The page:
Day 15 Day at Sea
Day 16 Phuket
Phuket is one of the region's economic powerhouses—millions of tourists visit the island every year, enjoying the many delights that are offered in this established resort island. Phuket is a modern, vibrant island with more than 6 million annual visitors, a number that is only increasing year-to-year. If you've never been to Phuket, you will likely love it; returning visitors will find a new island that eagerly greets its next wave of tourism. Koh Phuket is linked to the mainland by a causeway, and the rest of the world by an international airport. Its indented coastline and hilly interior make the island seem larger than its 48-km (30-mile) length and 21-km (13-mile) breadth. Before tourism, Koh Phuket was already making fortunes out of tin mining and rubber plantations. Then backpackers discovered Koh Phuket in the early 1970s. Word quickly spread about its white, sandy beaches and cliff-sheltered coves, its plunging waterfalls and impressive mountains, its cloudless days and fiery sunsets. This love of Phuket has brought serious problems. Entrepreneurs built massive resorts, first in Patong, then spreading out around the island. Before the tsunami there was no easy way to navigate the island, which was plagued by horrendous traffic and overdevelopment. Some would say Phuket was being loved to death. Now visitors may be taken aback in some parts by ongoing overdevelopment, but there are also places where you can isolate yourself from the rest of the island. Even though it may seem like every other business here is a tour operator or dive shop or tailor or jeep rental or pub, there's a lot to love about the island. The beaches are still beautiful, and this remains a top destination for snorkeling and diving (with more than 180 registered dive shops). The island offers some of the most exclusive resorts and spas in the world, yet the food, drink, and accommodations are cheap compared to most visitors' home countries (though Phuket is quite expensive by Thai standards).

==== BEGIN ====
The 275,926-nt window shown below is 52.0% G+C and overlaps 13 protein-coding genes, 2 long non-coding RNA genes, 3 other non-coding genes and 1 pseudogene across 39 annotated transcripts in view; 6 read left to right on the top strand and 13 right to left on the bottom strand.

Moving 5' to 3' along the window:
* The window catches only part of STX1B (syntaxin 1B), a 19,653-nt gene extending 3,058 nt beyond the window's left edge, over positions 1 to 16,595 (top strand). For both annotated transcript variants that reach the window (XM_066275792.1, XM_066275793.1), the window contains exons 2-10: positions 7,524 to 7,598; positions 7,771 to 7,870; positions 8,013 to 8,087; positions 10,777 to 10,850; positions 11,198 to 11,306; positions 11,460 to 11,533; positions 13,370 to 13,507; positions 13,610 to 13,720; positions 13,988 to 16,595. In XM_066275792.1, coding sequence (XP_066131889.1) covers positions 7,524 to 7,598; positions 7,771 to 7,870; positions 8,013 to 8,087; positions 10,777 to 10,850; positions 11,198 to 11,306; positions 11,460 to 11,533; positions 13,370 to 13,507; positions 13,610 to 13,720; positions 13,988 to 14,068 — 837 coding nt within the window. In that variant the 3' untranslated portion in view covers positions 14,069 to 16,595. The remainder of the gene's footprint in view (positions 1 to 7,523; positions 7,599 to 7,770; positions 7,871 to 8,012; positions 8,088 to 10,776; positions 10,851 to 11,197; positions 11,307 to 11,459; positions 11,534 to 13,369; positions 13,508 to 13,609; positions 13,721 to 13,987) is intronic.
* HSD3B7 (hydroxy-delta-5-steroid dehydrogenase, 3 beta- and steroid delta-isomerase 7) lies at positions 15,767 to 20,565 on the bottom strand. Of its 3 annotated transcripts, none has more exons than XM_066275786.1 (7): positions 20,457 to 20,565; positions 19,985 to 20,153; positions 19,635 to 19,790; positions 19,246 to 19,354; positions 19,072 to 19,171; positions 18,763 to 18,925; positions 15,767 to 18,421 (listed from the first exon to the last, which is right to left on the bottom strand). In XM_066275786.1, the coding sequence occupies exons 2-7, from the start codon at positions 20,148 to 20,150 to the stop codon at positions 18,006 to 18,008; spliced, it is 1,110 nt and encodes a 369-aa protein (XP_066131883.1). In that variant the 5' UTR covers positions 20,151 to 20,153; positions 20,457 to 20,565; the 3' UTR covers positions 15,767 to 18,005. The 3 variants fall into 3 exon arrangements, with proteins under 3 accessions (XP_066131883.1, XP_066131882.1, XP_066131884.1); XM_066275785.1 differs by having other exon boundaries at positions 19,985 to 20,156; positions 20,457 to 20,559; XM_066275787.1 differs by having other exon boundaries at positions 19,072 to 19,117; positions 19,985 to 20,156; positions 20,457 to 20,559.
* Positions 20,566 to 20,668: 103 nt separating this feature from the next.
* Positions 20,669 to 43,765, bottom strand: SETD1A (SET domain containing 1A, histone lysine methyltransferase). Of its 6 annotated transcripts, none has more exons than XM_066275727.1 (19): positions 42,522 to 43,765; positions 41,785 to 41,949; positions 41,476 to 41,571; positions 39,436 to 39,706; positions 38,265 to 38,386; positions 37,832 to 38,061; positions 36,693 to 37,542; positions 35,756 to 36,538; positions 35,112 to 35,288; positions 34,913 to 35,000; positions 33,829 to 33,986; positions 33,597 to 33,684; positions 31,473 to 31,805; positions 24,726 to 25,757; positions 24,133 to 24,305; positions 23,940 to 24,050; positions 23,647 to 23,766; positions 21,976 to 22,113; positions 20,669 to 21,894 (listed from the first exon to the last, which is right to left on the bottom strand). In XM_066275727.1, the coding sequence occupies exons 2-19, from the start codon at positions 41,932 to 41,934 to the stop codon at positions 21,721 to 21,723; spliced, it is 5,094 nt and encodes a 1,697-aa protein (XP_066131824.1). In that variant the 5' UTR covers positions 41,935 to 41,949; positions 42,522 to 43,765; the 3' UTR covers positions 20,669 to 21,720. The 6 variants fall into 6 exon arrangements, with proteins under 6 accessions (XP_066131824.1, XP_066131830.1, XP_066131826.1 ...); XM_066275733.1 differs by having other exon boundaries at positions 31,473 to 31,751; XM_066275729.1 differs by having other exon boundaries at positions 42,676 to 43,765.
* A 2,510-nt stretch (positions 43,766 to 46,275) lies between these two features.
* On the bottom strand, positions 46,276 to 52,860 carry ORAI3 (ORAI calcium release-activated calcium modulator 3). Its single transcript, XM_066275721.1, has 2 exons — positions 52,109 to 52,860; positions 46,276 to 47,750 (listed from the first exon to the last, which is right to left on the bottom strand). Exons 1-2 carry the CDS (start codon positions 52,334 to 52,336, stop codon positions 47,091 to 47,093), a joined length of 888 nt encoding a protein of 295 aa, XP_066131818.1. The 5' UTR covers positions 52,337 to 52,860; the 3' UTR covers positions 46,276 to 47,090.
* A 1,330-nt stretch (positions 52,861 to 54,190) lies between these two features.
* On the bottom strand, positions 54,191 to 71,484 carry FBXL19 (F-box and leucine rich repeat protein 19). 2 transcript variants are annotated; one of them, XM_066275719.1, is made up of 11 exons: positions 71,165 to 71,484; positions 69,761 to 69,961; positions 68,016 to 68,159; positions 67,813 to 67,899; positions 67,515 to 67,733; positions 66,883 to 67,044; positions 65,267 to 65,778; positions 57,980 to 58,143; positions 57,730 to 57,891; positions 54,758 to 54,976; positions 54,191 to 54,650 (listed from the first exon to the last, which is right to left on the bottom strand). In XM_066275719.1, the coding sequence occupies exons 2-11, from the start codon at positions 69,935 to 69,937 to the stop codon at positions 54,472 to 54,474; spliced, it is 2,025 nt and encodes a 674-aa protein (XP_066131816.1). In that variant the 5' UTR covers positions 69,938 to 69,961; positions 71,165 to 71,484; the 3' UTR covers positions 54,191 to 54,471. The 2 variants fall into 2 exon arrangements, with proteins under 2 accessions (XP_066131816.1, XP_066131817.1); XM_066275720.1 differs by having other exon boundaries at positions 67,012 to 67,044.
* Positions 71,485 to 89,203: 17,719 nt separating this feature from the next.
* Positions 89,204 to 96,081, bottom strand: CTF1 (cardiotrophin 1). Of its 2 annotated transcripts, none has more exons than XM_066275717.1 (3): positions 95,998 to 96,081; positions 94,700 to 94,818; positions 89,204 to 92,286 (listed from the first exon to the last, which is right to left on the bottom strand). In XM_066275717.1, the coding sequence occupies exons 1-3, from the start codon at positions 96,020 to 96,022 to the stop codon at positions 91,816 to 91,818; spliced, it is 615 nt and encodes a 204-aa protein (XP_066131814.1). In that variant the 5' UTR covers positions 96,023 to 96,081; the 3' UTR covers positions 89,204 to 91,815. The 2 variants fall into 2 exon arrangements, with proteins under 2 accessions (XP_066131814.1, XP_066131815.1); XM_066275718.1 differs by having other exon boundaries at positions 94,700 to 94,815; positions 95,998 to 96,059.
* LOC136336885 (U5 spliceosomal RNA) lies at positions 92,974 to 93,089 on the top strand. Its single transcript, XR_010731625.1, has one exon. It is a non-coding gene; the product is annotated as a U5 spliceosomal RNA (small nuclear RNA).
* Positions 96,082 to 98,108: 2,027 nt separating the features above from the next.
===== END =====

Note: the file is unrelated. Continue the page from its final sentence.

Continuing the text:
Day 17 Day at Sea
Day 18 Kuala Lumpur (Port Klang)
Kuala Lumpur, or KL as locals refer to it, intrigues visitors with its diversity and multicultural character. The city's old quarter features stretches of shop houses that hint at its colonial past, while modern buildings—including the iconic Petronas Towers—give a glimpse of its modern financial ambitions. The city is filled with culturally colorful quarters dedicated to Chinese, Malay, and Indian communities. New shopping malls with designer labels, five-star hotels, and top-notch restaurants also proliferate in this bustling city of 1.6 million.
Day 19 Singapore
Arrive 8:00 am